One-China Principle Allows for No Evasion or Ambiguity: Commentary
2004/04/08

China's Xinhua News Agency released a commentary today stressing that the one-China principle leaves no room for evasiveness or ambiguity.



"Anybody who dares insist on splitting Taiwan from China, in spite of the warning from the Chinese government and people, must bear responsibility for all the serious consequences arising therefrom," the commentary says.



The principle concerns China's reunification, sovereignty and territorial integrity, and the Chinese government and people will make no concession on this major matter of principle, it adds.



The commentary was released in response to the policy speech delivered on Saturday by the leader of the Taiwan authorities.



The new leader said that he will not declare "Taiwan Independence," nor push for "the constituionalization of the two-states remarks" or "a referendum on reunification vs. independence," and that the abolition of the "National Reunification Council" and the "National Reunification Guidelines" will not be an issue.



However, on the key issue of accepting the one-China principle, the new leader adopted an evasive and vague attitude, saying that one-China is an issue that will be dealt with "in the future."



"Evidently, his so-called goodwill reconciliation lacks sincerity," the commentary says. "There are still unstable factorsfacing the development of relations across the Taiwan Straits."



The commentary says that the statement on authorization, issued jointly Saturday by the Taiwan Work Office of the Central



Committee of the Communist Party of China and the Taiwan Affairs



Office of the State Council, reiterates the government's stand on dealing with cross-Straits relations, representing the aspirations of the compatriots on both sides of the Taiwan Straits.



One-China is both a political reality for the two sides and a  fact in Chinese history, which has been widely recognized by the international community, including the United Nations, the commentary notes.



If the Taiwan leader does not recognize the One-China principle, the commentary says, cross-Straits relations are unlikely to improve, and that will lead to conflict and a crisis will occur.



The article points out that the struggle against Taiwan separatist forces is one for either reunification or separation, absolutely not a battle over which political system is better.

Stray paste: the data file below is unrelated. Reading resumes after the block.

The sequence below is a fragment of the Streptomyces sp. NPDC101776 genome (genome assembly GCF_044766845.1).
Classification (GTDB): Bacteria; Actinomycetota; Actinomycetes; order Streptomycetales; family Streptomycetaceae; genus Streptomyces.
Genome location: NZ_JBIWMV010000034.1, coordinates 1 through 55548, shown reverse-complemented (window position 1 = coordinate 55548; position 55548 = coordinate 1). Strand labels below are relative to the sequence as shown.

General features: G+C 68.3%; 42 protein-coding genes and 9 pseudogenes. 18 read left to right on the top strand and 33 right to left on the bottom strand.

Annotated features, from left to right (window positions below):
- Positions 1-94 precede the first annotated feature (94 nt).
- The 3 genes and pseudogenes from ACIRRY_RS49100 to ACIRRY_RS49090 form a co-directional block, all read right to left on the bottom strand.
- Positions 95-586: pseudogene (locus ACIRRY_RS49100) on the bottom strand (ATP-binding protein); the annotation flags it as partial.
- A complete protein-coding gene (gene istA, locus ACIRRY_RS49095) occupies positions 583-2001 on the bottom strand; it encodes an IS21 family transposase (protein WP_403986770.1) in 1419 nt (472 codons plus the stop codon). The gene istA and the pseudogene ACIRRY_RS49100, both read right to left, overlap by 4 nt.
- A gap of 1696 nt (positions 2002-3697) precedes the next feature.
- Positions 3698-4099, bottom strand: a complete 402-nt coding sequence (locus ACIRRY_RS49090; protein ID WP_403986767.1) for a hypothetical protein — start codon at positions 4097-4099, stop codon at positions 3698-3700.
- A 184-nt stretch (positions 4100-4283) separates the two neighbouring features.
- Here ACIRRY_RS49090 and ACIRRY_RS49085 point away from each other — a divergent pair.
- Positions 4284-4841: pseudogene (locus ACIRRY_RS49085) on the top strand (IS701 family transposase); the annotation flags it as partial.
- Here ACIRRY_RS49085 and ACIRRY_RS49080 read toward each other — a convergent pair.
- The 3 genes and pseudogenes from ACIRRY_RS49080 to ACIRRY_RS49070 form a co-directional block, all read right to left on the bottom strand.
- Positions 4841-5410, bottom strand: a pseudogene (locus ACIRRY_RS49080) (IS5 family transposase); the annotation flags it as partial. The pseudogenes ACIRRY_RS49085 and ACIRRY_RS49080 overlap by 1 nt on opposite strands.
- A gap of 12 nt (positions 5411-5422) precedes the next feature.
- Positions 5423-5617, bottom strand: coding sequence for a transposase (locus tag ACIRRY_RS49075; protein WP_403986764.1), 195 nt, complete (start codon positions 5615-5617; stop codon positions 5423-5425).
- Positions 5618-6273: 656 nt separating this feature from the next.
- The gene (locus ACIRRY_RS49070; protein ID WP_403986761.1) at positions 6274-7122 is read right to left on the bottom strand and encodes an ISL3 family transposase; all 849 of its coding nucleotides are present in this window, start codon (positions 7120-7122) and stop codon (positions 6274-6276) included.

The guiding principle of "peaceful reunification" and "one country, two systems", which is in the interests of all, is the best way for resolving the Taiwan issue, as has been proved in



Hong Kong and Macao, it says.



The commentary urges Taiwan's new leader to recognize absolutely the one-China principle and the fact that Taiwan is part of China.



"Acceptance or rejection of the one-China principle is the touchstone to test whether one sincerely wants to improve cross-



Straits relations," it says.



The mainland has repeatedly expressed its willingness to conduct dialogues, negotiations, and high-level visits between the two sides on the basis of the one-China principle, the commentary says.



"As long as the Taiwan authorities make a clear commitment that they will not accept the 'two-state theory,' and that they will adhere to the consensus reached between the Association for



Relations Across the Taiwan Straits and Taiwan's Strait Exchange



Foundation in 1992 that 'the two sides of the Straits both adhere to the one-China Principle,' dialogue may be held between authorized organizations or individuals of the two sides," the commentary says.



It notes that the Taiwan leader's straying from the one-China principle will put the Chinese people on guard against further promotion of Taiwan independence.



China will do its best to achieve reunification peacefully;  however, it is fully prepared to stop all separatist activities in the name of "Taiwan independence," the commentary adds.




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